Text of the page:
In an interview with Xinhua, He Jianxiong, executive director representing China at the IMF, said that major irrationality in the global financial system was reflected by the lack of clout of developing countries and rising market economies. This gave too much power to the developed world.
Developing countries and rising economies' proportion of decision-making rights rose only five percent in the past 30 years, and the imbalance had been detrimental to the IMF's judgment, He said.
Fourthly, the dollar's status as the world's key reserve currency is questionable. Many economists believe that the dollar is one of the major reasons behind the unstable world financial market.
Since the U.S. government is still implementing a quantitative easing monetary policy to pull the economy out of recession, many economists are more concerned about a plunge in the value of the dollar after the crisis.Some emerging economies such as China have called for an alternative reserve currency for the dollar.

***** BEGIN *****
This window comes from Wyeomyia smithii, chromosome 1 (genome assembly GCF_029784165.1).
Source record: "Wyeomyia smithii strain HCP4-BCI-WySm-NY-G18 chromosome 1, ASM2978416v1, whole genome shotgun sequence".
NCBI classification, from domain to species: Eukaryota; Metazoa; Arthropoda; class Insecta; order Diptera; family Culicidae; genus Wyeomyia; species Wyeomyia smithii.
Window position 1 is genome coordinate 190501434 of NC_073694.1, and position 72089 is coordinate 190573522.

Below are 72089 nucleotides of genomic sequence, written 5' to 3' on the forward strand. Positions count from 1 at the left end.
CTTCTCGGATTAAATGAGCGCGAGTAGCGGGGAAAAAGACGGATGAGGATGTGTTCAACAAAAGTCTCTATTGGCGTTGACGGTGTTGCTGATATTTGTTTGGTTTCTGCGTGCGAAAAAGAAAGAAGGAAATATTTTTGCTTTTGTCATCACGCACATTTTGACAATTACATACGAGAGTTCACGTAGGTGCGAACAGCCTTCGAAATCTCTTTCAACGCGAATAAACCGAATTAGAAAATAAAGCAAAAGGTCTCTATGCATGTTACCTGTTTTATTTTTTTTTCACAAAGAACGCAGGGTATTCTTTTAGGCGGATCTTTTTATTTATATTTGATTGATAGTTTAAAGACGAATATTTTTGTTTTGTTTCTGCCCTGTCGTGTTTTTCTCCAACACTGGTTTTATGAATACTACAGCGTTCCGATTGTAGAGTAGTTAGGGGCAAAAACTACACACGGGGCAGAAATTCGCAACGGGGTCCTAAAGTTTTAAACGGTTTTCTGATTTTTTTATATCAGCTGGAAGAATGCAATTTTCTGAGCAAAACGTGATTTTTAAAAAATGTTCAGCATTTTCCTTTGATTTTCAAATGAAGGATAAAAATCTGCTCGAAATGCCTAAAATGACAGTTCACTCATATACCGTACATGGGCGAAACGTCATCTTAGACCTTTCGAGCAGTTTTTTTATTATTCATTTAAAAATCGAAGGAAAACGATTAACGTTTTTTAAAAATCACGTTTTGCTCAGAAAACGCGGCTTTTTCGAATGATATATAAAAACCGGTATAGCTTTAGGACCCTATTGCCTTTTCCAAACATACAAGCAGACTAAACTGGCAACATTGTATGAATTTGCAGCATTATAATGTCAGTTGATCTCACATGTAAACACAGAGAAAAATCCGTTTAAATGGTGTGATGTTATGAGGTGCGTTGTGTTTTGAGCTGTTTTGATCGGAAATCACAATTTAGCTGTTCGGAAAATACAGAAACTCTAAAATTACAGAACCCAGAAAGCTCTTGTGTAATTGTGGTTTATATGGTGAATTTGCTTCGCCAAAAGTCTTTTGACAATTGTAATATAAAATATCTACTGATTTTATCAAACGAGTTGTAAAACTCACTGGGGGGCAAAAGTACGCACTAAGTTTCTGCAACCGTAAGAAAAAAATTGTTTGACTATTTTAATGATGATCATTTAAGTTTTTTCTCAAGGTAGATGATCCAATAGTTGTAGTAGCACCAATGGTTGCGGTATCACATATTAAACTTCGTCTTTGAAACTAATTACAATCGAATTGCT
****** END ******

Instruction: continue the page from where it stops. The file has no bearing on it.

Despite the focus on international financial reform, there are voices of caution.
Jaime Caruana, general manager of the Bank for International Settlements (BIS), warned Monday that the financial sector could not afford to slip into complacency because of market rebounds after the worst global downturn in decades.
The BIS chief said that banking reform should be an evolution, not a revolution.
GLOBAL COORDINATION ESSENTIAL
As the U.S. and world economies begin to recover, some experts say the political awareness of international financial reform was reduced, and that even the G20 was no longer needed. At this moment, global coordination was essential.
True, it is hard to reform the financial system on a global basis. However, the necessity remains.
"It is challenging to get 20 different countries to agree on very complex issues. However, I think it is good to continue this discussion at this level. Maybe they don't need to meet three times a year. But I think we should keep the political leadership in a political class," Tim Adams told Xinhua.